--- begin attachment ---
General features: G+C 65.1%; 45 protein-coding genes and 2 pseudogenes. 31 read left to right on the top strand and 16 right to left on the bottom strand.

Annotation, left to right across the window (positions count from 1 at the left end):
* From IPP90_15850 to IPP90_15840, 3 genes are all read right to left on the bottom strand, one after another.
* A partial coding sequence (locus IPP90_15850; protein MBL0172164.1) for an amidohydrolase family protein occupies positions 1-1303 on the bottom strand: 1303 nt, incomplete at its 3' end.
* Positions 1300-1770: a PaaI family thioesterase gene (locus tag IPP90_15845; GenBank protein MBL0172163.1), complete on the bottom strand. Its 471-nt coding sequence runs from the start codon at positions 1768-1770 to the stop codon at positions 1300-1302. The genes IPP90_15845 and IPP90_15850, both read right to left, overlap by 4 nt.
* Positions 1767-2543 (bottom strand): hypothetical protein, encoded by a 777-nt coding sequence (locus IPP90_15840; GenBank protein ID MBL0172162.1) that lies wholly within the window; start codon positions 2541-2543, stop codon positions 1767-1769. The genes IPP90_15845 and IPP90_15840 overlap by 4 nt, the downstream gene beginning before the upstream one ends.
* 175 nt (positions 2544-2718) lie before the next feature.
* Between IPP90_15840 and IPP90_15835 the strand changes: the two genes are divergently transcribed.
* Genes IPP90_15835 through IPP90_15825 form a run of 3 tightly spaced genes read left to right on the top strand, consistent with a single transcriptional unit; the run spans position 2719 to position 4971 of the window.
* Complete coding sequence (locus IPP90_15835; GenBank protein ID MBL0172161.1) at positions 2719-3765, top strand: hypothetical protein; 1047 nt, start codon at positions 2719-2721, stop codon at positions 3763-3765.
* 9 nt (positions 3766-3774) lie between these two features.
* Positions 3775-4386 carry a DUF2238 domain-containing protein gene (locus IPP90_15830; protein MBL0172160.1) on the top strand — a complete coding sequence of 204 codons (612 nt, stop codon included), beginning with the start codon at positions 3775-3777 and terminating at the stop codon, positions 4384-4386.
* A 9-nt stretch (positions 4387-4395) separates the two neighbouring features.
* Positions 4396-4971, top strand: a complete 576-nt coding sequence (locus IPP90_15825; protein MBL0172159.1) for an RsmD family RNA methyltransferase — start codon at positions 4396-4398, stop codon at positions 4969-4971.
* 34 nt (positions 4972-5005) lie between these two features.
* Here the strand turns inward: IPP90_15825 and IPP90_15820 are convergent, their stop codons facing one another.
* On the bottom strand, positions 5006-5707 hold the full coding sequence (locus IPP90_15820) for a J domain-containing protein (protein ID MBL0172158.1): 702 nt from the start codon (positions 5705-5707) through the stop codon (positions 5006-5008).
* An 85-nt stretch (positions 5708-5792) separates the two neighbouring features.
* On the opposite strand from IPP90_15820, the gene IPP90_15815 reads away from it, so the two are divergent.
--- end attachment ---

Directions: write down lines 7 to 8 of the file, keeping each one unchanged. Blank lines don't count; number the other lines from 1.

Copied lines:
* 175 nt (positions 2544-2718) lie before the next feature.
* Between IPP90_15840 and IPP90_15835 the strand changes: the two genes are divergently transcribed.